For two years, Walter Isaacson embedded himself with Elon Musk to research his biography of the world’s richest man. Revelations from the book, which will be released on Tuesday, have already generated headlines: the psychological scars Mr. Musk carries from the way his father treated him as a child; his decision to limit Ukrainian access to the Starlink satellite network to prevent military operations; and his last-minute move to fire Twitter’s top executives before their stock options could vest.
Mr. Isaacson wrestles with Mr. Musk’s competing character traits: He is a remarkably talented, tenacious entrepreneur who has led some of the most transformative companies of our age. But he also lacks empathy for many around him, and his impetuous behavior has raised questions about how he manages his extraordinary power.
Mr. Isaacson spoke to DealBook ahead of publication. This conversation has been edited and condensed for clarity.
Has Musk read the book yet?
I don’t know. He didn’t ask for a copy and I didn’t send him one.
Have you heard from him since some excerpts have been published?
Yeah, but he’s not given me any strong reactions. He seems remarkably sanguine.
What did you think of him before you began working on the book?
It began before his Twitter adventure — as somebody who had become Time magazine’s “Person of the Year,” and had made an electric car company that was worth more than all other car companies combined and had gotten astronauts into orbit. Obviously, it became much more interesting and provocative when he started buying Twitter.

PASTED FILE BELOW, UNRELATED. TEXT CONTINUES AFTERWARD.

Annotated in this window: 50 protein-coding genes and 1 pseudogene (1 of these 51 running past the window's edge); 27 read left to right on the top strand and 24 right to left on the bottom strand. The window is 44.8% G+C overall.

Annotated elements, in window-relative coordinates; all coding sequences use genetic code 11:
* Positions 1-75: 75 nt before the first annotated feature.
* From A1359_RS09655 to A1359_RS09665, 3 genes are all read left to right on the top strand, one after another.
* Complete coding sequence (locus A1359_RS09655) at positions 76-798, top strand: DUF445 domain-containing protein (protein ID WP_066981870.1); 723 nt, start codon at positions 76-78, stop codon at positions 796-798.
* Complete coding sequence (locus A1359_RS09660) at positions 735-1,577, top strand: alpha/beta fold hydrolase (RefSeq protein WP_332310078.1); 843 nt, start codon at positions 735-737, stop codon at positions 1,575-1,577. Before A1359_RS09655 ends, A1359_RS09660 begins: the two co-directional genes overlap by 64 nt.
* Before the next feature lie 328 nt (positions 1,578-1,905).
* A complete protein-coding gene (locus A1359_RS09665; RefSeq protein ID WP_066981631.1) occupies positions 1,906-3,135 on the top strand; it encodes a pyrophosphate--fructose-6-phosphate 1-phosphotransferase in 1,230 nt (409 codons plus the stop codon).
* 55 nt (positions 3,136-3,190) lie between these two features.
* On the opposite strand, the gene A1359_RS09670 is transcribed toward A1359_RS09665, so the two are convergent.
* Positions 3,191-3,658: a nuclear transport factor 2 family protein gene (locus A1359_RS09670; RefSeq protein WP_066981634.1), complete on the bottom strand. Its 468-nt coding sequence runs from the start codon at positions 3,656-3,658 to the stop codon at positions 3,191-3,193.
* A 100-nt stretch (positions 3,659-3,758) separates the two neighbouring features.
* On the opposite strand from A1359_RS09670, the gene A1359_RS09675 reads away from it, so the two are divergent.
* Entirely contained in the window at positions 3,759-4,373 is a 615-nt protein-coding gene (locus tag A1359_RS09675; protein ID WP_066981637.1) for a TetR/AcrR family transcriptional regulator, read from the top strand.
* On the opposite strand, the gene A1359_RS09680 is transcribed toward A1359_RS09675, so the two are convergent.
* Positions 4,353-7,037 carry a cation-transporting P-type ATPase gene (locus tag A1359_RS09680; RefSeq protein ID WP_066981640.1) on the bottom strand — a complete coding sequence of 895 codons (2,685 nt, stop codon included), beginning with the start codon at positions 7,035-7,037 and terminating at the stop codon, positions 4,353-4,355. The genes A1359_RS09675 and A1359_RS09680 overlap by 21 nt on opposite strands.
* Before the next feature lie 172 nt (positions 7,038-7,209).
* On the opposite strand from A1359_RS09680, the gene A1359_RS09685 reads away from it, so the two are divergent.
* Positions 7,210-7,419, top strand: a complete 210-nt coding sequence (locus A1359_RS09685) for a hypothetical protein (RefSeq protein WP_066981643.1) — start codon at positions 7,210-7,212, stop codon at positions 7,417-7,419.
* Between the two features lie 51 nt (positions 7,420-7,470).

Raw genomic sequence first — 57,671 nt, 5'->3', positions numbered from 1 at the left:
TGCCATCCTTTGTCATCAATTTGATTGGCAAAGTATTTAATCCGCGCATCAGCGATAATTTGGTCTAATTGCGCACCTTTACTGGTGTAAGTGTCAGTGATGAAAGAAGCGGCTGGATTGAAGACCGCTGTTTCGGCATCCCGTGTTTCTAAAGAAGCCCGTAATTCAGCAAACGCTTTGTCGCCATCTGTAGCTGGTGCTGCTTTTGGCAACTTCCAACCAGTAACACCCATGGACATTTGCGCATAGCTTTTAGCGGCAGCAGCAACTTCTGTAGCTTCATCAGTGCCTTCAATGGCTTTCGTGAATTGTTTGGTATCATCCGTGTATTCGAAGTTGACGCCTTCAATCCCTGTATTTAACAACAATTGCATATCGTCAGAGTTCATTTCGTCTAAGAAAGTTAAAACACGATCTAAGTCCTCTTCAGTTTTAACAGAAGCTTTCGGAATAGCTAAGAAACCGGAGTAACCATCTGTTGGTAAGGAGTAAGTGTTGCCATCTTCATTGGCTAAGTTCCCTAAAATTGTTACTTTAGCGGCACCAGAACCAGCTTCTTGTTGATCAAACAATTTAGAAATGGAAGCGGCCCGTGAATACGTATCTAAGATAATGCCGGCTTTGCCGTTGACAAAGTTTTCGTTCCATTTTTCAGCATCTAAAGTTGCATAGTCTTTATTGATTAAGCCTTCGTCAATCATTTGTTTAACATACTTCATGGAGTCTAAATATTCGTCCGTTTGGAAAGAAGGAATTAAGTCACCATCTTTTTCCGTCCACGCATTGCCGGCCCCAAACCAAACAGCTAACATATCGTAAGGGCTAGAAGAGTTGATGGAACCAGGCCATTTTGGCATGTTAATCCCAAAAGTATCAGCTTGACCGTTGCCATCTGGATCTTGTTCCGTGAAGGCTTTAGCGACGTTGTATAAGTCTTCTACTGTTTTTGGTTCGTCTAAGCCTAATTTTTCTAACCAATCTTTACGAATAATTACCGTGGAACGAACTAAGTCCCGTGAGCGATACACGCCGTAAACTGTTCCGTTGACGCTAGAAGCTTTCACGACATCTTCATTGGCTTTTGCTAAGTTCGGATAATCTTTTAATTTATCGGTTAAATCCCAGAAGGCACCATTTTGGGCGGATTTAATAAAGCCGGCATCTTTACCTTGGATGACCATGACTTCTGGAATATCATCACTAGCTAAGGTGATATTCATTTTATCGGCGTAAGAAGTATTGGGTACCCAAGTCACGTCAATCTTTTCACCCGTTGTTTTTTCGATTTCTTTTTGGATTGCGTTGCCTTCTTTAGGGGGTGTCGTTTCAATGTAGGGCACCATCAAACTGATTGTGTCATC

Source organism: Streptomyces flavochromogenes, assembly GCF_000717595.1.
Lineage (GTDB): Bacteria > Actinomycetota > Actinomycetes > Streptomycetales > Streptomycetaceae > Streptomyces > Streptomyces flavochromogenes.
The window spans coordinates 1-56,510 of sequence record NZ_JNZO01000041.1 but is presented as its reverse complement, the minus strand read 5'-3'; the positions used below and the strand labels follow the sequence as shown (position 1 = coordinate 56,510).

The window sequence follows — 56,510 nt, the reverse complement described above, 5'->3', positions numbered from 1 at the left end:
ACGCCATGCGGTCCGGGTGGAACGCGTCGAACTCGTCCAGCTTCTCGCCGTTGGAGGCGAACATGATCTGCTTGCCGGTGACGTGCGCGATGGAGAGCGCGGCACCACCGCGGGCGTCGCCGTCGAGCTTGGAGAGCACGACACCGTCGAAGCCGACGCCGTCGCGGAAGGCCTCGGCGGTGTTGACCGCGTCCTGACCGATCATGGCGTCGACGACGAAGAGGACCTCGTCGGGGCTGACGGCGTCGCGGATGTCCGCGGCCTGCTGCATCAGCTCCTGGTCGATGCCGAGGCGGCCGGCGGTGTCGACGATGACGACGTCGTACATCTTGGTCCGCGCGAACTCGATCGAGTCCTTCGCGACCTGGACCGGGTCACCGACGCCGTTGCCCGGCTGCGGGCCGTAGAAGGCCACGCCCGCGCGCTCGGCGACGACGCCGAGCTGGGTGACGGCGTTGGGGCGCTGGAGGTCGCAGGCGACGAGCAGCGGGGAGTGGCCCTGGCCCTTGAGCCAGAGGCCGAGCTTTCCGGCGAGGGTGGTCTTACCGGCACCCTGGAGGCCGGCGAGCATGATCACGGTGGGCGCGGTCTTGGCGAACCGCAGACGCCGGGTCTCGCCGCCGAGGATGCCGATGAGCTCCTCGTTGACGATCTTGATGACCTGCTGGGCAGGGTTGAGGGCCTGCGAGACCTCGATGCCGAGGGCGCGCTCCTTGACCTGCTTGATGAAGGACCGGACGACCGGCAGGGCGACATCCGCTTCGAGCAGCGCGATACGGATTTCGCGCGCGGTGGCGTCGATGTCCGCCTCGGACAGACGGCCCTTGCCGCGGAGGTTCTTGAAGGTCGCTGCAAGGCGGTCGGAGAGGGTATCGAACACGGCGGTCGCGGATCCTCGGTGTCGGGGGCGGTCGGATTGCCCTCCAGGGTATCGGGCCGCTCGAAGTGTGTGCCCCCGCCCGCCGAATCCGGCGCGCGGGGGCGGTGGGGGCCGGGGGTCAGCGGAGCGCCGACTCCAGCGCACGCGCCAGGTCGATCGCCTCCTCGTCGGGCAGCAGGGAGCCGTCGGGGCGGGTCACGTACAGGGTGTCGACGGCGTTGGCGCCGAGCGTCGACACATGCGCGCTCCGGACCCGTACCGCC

How did your view of him change?
I knew he was mercurial. I knew he had an impulsiveness. But seeing it up close, especially after he swerved into the Twitter lane, made for a much more exciting roller coaster.
How does he think about the power and influence he has accumulated from the success of Tesla, SpaceX, Starlink and the enormous megaphone that is X, the company formerly known as Twitter?
He has an epic sense of himself, almost as if he’s a comic book character wearing his underpants on the outside, trying to save the world. But I was surprised as he suddenly realizes the difficulty of having so much power — such as control over where Starlink can be used by Ukraine.
Do you think that he senses the enormity of the power and, therefore, the responsibility?
I don’t think he understands it when it comes to X. He’s impulsive and sometimes contradictory in how he deals with the moderation issues. On the other hand, I do think that he is fully aware of the power and responsibility that comes from being the only entity that can get U.S. astronauts and military satellites into orbit.
Does he relish that power or consider it a weight?
There’s no one Elon Musk. He has multiple moods. There’s times when he sees himself in epic terms, and there’s times when he says, “All right, I have to be more careful.”
Given how much time you’ve spent with him, do you think you now understand what drives him?
We all have some demons in our heads from childhood, and he’s got two orders of magnitude more than most of us. He’s been able to harness those demons into drive. “I have to make humans get to Mars, and I’ve got to bring us into the era of electric vehicles, and I’ve gotta make sure A.I. is safe.” These are three grand missions that I thought was just him spouting off, but he really gets motivated by that. He also just so craves excitement, drama and risk that whenever things are going well, he can’t leave well enough alone or savor it. He’s got to push all of his chips back on the table, which means you can either go into orbit or you can melt down.
You write a lot about his interest in getting attention, including an anecdote early in his career when he was pushed out of the C.E.O. role at PayPal and the one thing he asked to do was remain the face of the company. What’s behind that?